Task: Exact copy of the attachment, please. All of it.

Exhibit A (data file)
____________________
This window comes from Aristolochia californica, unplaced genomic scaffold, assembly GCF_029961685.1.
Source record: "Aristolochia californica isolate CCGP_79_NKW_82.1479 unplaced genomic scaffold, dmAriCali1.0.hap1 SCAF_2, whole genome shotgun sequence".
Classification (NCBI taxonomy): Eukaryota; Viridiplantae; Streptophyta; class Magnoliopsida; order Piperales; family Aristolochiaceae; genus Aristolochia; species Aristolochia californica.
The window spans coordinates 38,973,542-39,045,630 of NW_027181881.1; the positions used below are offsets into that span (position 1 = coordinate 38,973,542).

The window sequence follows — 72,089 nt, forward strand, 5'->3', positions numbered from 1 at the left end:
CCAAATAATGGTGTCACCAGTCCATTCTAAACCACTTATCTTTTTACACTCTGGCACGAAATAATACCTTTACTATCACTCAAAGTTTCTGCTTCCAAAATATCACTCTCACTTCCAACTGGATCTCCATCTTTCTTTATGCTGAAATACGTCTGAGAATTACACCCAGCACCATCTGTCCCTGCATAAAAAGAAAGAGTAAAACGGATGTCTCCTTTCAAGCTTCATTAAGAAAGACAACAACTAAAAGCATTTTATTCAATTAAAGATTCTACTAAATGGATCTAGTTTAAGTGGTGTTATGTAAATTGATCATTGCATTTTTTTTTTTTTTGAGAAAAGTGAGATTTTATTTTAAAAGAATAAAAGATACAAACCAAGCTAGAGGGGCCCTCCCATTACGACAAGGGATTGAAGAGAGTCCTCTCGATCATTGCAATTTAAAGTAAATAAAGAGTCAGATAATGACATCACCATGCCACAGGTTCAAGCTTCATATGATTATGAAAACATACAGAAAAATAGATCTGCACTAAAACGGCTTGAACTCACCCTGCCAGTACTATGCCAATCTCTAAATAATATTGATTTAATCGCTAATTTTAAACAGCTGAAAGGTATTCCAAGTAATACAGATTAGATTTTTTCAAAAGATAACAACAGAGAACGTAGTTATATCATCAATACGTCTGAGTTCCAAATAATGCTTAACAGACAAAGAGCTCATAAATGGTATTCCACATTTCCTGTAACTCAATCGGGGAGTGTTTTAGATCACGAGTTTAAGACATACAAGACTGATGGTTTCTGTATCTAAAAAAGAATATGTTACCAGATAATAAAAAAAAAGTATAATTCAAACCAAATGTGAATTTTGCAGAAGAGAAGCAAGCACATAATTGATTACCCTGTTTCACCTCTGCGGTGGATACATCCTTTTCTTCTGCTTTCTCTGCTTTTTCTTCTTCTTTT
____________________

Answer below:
This window comes from Aristolochia californica, unplaced genomic scaffold, assembly GCF_029961685.1.
Source record: "Aristolochia californica isolate CCGP_79_NKW_82.1479 unplaced genomic scaffold, dmAriCali1.0.hap1 SCAF_2, whole genome shotgun sequence".
Classification (NCBI taxonomy): Eukaryota; Viridiplantae; Streptophyta; class Magnoliopsida; order Piperales; family Aristolochiaceae; genus Aristolochia; species Aristolochia californica.
The window spans coordinates 38,973,542-39,045,630 of NW_027181881.1; the positions used below are offsets into that span (position 1 = coordinate 38,973,542).

The window sequence follows — 72,089 nt, forward strand, 5'->3', positions numbered from 1 at the left end:
CCAAATAATGGTGTCACCAGTCCATTCTAAACCACTTATCTTTTTACACTCTGGCACGAAATAATACCTTTACTATCACTCAAAGTTTCTGCTTCCAAAATATCACTCTCACTTCCAACTGGATCTCCATCTTTCTTTATGCTGAAATACGTCTGAGAATTACACCCAGCACCATCTGTCCCTGCATAAAAAGAAAGAGTAAAACGGATGTCTCCTTTCAAGCTTCATTAAGAAAGACAACAACTAAAAGCATTTTATTCAATTAAAGATTCTACTAAATGGATCTAGTTTAAGTGGTGTTATGTAAATTGATCATTGCATTTTTTTTTTTTTTGAGAAAAGTGAGATTTTATTTTAAAAGAATAAAAGATACAAACCAAGCTAGAGGGGCCCTCCCATTACGACAAGGGATTGAAGAGAGTCCTCTCGATCATTGCAATTTAAAGTAAATAAAGAGTCAGATAATGACATCACCATGCCACAGGTTCAAGCTTCATATGATTATGAAAACATACAGAAAAATAGATCTGCACTAAAACGGCTTGAACTCACCCTGCCAGTACTATGCCAATCTCTAAATAATATTGATTTAATCGCTAATTTTAAACAGCTGAAAGGTATTCCAAGTAATACAGATTAGATTTTTTCAAAAGATAACAACAGAGAACGTAGTTATATCATCAATACGTCTGAGTTCCAAATAATGCTTAACAGACAAAGAGCTCATAAATGGTATTCCACATTTCCTGTAACTCAATCGGGGAGTGTTTTAGATCACGAGTTTAAGACATACAAGACTGATGGTTTCTGTATCTAAAAAAGAATATGTTACCAGATAATAAAAAAAAAGTATAATTCAAACCAAATGTGAATTTTGCAGAAGAGAAGCAAGCACATAATTGATTACCCTGTTTCACCTCTGCGGTGGATACATCCTTTTCTTCTGCTTTCTCTGCTTTTTCTTCTTCTTTT